Apart from squeezing organs into unusual places, the oarfish has also had to develop apparently novel modes of locomotion, presumably owing to its unwieldy tail. Unlike normal fishes, swimming by the oarfish is not achieved by a sideways beating of the tail, but rather by a subtle rippling movement of the long ribbon-like ‘dorsal’ fin that runs from the head down to the tip of the tail. Because nervous control of the ‘posterior dorsal’ fin is presumably conveyed down the length of the tail by the spinal column, it seems likely that the spinal column runs virtually to the tip of the tail. This anatomical detail is relevant: despite the apparent vulnerability of this long spinal column, a high percentage of captured oarfish bear scars on, or have lost portions of, the tail. It seems therefore that an oarfish can survive the loss of considerable portions of its posterior half, including some of the spinal column, to predators. The only other fishes that show a similar adaptation are certain eel-like forms of the deep sea.
Moving from the sublime to the ridiculous (or possibly the other way around): if there could be said to be an ‘infratail’ among fishes, the ocean sunfish has it. In contrast to the long trailing ribbon shape of the oarfish, the body of the adult ocean sunfish has a disconcerting cut-off appearance. Its style of locomotion is as odd as that of the oarfish, being similar to a turtle or penguin swimming on its side but beating the symmetrically projecting, pointed sections of the dorsal and anal fins in place of flippers. These flipper-like fins are actually only parts of the original fins, the other sections having been distorted in the opposite direction to meet each other in the form of a fusion called the clavus (our picture will be worth many more words). Thus the fringe on the tail-end of the ocean sunfish is even less like the conventional caudal fin than it may appear. This is one of the few fishes lacking any caudal vertebrae.
Yet another oddity of the ocean sunfish is that, within the vertebral column of its trunk, the central nervous system itself projects less than 3 centimetres behind the brain. Please remember that the entire fish is up to 3.3 metres long when mature. Although the larva starts with a vertebral column of unremarkable proportions, most of the bones atrophy during their growth. The result of this loss is that the spinal column of the whole tail and much of the body vanishes, while sections of the two remaining fins of the tail are fused to form a weak substitute.
The ocean sunfish not only has an extremely short tail, but is also one of the few fishes in which the vertical axis of the tail is the major axis of the tail. Thus, if the tails of normal fishes represent a balance of dimensions on a crossing system of axes, the oarfish has favoured its horizontal axis well beyond most eels. Meanwhile, the ocean sunfish has virtually abandoned its horizontal axis and has reinvented the normal orientation of the fish body by adopting the vertical as its main axis. Both extremes appear absurd because, based on our current understanding, it seems that the oarfish has metres of redundant spinal column and associated flesh while the ocean sunfish is in debt of the same parts of its anatomy.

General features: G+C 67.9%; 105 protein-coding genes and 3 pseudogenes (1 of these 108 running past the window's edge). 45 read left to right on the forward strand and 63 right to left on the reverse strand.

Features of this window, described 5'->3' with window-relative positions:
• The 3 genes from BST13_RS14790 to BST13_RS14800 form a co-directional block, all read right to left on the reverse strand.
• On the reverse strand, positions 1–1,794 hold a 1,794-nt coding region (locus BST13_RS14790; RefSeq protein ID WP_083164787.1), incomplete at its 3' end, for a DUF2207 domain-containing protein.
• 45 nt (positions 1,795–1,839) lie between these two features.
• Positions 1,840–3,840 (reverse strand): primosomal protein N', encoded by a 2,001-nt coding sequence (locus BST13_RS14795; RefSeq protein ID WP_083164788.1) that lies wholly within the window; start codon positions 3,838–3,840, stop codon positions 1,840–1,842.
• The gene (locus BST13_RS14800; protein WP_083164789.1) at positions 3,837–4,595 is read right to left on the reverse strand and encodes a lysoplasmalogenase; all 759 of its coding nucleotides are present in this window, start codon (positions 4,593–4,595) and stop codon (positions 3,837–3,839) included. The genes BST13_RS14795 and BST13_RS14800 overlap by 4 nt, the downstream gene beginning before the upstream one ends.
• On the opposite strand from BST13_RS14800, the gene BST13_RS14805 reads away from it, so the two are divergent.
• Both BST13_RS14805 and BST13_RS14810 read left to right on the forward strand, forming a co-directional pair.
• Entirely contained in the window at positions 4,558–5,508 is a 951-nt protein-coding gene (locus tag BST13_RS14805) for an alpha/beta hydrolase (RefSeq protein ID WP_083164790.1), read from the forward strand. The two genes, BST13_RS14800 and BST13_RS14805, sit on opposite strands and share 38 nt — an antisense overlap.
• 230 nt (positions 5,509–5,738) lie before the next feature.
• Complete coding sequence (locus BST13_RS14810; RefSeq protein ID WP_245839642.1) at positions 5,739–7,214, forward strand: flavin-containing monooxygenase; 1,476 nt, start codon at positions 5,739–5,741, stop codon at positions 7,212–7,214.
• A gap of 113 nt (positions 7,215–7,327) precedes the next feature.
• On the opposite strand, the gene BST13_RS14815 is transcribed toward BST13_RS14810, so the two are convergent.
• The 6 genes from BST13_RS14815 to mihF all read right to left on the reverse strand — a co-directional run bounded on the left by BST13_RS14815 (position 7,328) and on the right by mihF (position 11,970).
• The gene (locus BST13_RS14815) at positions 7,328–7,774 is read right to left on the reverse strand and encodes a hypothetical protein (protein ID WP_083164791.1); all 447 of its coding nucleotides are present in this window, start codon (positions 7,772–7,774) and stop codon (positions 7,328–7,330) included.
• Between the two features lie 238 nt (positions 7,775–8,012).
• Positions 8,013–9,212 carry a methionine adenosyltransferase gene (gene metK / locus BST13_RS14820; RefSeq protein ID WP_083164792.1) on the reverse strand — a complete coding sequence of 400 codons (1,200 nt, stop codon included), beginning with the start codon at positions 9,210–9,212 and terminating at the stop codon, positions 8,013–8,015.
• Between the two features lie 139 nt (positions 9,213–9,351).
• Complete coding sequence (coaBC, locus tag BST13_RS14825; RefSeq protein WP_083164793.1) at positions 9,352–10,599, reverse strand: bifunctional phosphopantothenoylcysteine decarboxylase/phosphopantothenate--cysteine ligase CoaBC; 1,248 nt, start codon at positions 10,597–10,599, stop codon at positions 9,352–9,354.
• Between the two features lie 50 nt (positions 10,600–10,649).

As if the perversity of all of this is not enough, the few observations of normal posture of the oarfish show it upright during its normal behaviour. This means that what we have illustrated as a horizontal tail is held vertically as the fish hovers or swims slowly by means of a counter-propagating wave on its ‘dorsal’ fin. Not only does the oarfish appear not to use its tail in the usual side-to-side movement of other fishes, but even its relationship to horizontal versus vertical is confused – raising the possibility that it is actually the oarfish that has the ‘infratail’.
It is difficult to imagine a more graphic example of fishes with like function but unlike form. In a sense, this, the longest of all living tails, is functionally redundant. The oarfish has metre after metre of apparently dispensable tail flesh, which appears – although this needs confirmation – to be incapable of beating like a normal fish tail but capable of healing after amputation in appeasement of a predator. By contrast, the ocean sunfish virtually amounts to a giant, sutured self-truncation, developing from larva to adult in such a way as to resorb its tail except for two fins that most of us would not recognise as belonging to the tail in the first place. It is as if Nature has made a game of taking lateral thinking in opposite directions, to two points just beyond the plausible. And so both the hypertail and the infratail may find themselves tailless in the same ocean: the ocean sunfish having resorbed its tail within a skin so tough that even a harpoon would not penetrate it, and the oarfish appending a tail so superfluous that – if hypothetically harpooned – most of it might be forfeited without the death of the fish.
And we are left gazing at the wedge of ordinary fish on our dinner plate with a new appreciation of its normality.
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Casuarinaceae: Allocasuarina huegeliana, another tree native to southwest Australia